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Fact: video is now the preferred medium for online consumption. On Facebook alone, 3 billion videos are being viewed on a daily basis and each active user is watching about 3 videos on the site per day. While on the daddy of online video hosting sites, YouTube, over 4 billion videos are watched per day. LinkedIn predicts that video will account for 69% of all consumer internet traffic by the year 2017, while Cisco predicts that by 2018, 79% of all internet traffic will be video.
Also, according to LinkedIn, video is one of the most powerful ways to show potential employees a side of your company that words and pictures alone can’t convey. A good YouTube channel can help your company to be found by people seeking out your brand, to tell stories, to build stronger relationships with your audience and to ultimately attract more people to want to work for your company. But how can we, as recruiters, put such an incredible tool to work for us? What is best practice when it comes to running and maintaining a successful YouTube channel?
Here are some key lessons that “YouTubers” – a generation of 20-somethings whose full time job it is to create video content for an ever expanding and ever critical audience of viewers – can teach us in Recruitment about telling your business’s story and building your employer brand.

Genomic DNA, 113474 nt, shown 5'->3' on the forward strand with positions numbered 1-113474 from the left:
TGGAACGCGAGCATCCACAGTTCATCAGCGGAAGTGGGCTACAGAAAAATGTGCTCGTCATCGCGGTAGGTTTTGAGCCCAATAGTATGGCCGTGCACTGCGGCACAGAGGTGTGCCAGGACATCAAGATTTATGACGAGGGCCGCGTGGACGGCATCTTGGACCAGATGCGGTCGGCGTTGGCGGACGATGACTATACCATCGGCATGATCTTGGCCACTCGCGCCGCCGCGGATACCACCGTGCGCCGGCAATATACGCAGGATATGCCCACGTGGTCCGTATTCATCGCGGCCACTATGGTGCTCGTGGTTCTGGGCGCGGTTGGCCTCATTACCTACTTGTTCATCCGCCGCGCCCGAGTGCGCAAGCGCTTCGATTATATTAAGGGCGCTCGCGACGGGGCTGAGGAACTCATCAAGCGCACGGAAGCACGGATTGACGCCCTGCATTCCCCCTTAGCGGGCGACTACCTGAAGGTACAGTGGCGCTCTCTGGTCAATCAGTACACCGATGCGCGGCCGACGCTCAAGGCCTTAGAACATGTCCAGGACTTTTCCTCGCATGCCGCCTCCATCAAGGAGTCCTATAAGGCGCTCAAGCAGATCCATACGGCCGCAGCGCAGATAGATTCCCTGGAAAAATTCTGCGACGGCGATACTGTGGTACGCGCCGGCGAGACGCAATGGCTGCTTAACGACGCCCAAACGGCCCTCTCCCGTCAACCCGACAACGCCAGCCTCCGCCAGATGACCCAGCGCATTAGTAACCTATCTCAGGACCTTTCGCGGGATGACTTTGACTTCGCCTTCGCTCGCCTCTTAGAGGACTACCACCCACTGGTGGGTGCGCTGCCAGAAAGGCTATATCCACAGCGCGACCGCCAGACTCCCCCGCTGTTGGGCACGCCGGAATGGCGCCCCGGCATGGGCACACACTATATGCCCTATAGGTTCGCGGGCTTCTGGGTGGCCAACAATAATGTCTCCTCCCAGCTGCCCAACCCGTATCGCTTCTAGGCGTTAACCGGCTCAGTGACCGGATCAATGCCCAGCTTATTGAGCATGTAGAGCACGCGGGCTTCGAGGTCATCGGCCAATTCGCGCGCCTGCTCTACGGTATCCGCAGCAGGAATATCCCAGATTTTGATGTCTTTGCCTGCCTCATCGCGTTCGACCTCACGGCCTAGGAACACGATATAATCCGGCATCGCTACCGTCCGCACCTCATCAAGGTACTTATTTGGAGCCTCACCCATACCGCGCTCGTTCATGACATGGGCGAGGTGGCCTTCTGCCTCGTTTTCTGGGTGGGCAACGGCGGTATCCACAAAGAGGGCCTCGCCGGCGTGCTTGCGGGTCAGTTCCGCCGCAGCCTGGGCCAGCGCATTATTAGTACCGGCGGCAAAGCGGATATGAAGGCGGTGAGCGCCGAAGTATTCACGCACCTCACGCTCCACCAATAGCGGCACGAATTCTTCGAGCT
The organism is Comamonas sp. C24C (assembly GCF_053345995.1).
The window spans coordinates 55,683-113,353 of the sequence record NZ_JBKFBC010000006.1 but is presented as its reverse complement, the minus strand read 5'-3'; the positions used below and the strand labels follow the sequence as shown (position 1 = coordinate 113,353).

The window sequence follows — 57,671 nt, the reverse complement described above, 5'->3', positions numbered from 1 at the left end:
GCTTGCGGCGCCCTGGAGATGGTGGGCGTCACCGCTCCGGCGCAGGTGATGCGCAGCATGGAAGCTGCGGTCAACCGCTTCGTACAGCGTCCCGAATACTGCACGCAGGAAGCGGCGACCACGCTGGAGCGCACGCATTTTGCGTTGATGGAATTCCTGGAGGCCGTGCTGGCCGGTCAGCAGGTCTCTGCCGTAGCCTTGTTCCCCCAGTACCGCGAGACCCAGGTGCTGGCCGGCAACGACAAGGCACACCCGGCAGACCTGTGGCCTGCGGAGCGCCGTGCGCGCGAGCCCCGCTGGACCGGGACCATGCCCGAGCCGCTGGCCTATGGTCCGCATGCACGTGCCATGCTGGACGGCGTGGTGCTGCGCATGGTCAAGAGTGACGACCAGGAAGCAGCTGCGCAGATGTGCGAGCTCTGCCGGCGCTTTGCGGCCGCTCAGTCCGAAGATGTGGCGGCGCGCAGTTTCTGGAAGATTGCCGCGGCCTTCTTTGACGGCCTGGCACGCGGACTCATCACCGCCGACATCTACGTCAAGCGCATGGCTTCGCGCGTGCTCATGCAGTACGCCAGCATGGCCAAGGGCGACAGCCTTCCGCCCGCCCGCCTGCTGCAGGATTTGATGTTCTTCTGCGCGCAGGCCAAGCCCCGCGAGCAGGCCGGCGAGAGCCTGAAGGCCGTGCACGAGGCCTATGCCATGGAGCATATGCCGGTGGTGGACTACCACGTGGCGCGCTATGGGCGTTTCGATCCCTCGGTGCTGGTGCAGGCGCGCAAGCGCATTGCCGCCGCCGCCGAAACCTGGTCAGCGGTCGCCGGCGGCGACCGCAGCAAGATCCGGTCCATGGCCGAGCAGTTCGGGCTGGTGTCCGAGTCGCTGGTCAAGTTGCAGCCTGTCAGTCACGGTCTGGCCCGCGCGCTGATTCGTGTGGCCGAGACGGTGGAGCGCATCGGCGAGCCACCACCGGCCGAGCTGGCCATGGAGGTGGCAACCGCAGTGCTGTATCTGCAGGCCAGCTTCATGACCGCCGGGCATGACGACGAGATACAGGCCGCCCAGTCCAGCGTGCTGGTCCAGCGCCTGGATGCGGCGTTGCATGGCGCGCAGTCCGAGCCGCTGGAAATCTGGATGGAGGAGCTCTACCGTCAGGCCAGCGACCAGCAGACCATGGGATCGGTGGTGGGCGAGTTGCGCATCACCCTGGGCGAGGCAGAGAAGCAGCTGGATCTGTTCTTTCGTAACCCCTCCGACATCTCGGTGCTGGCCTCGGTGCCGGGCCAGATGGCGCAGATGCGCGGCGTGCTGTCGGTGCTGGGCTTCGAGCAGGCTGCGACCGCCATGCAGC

How to: Build and Engage Your YouTube Network (the YouTuber’s way)
Lesson 1: Listen to Your Audience
Whether you’re a YouTuber or a Recruiter, it is vitally important to listen to your audience and take on board what they say.
“I still take suggestions from fans” says Zoe Sugg (Zoella, the UK’s most-subscribed-to channel with over 8 million fans). “I always like scrolling through the comments because I think ‘Oh that’s a great idea! I’ll do that,’ because that’s what people want to see. I want to try and at least give them something that they want to watch“.
When building your employer brand, find out what your potential employees want to know. Compile a playlist of videos answering your most frequently-asked-questions about what it’s like to work at your company. This is especially helpful if you do large contingency hiring campaigns, Graduate-hiring campaigns, or are about to embark on a large headcount increase.